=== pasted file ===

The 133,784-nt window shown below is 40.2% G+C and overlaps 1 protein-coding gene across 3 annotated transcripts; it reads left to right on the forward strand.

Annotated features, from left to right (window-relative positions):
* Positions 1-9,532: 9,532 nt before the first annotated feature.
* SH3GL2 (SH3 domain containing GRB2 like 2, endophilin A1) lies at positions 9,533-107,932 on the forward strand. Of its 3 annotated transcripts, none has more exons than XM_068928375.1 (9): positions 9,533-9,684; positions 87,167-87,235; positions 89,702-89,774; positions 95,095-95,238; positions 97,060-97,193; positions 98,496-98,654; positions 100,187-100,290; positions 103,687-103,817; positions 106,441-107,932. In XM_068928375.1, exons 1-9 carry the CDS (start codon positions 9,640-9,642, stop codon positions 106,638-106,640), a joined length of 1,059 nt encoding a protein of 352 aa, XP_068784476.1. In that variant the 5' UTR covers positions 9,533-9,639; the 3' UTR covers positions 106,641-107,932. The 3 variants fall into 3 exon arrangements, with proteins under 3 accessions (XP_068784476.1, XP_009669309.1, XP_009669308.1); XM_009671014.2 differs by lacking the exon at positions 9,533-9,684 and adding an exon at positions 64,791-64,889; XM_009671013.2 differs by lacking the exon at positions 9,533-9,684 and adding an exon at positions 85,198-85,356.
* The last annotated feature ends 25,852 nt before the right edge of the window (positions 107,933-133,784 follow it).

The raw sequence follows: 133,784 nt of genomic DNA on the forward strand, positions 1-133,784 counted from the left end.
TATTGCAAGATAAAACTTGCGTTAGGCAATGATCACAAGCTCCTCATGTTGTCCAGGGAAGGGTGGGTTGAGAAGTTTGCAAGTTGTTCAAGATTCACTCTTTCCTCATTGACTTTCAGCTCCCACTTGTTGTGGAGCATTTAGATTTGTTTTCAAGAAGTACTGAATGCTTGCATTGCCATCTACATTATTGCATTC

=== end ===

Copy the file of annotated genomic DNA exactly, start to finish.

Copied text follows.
The 133,784-nt window shown below is 40.2% G+C and overlaps 1 protein-coding gene across 3 annotated transcripts; it reads left to right on the forward strand.

Annotated features, from left to right (window-relative positions):
* Positions 1-9,532: 9,532 nt before the first annotated feature.
* SH3GL2 (SH3 domain containing GRB2 like 2, endophilin A1) lies at positions 9,533-107,932 on the forward strand. Of its 3 annotated transcripts, none has more exons than XM_068928375.1 (9): positions 9,533-9,684; positions 87,167-87,235; positions 89,702-89,774; positions 95,095-95,238; positions 97,060-97,193; positions 98,496-98,654; positions 100,187-100,290; positions 103,687-103,817; positions 106,441-107,932. In XM_068928375.1, exons 1-9 carry the CDS (start codon positions 9,640-9,642, stop codon positions 106,638-106,640), a joined length of 1,059 nt encoding a protein of 352 aa, XP_068784476.1. In that variant the 5' UTR covers positions 9,533-9,639; the 3' UTR covers positions 106,641-107,932. The 3 variants fall into 3 exon arrangements, with proteins under 3 accessions (XP_068784476.1, XP_009669309.1, XP_009669308.1); XM_009671014.2 differs by lacking the exon at positions 9,533-9,684 and adding an exon at positions 64,791-64,889; XM_009671013.2 differs by lacking the exon at positions 9,533-9,684 and adding an exon at positions 85,198-85,356.
* The last annotated feature ends 25,852 nt before the right edge of the window (positions 107,933-133,784 follow it).

The raw sequence follows: 133,784 nt of genomic DNA on the forward strand, positions 1-133,784 counted from the left end.
TATTGCAAGATAAAACTTGCGTTAGGCAATGATCACAAGCTCCTCATGTTGTCCAGGGAAGGGTGGGTTGAGAAGTTTGCAAGTTGTTCAAGATTCACTCTTTCCTCATTGACTTTCAGCTCCCACTTGTTGTGGAGCATTTAGATTTGTTTTCAAGAAGTACTGAATGCTTGCATTGCCATCTACATTATTGCATTC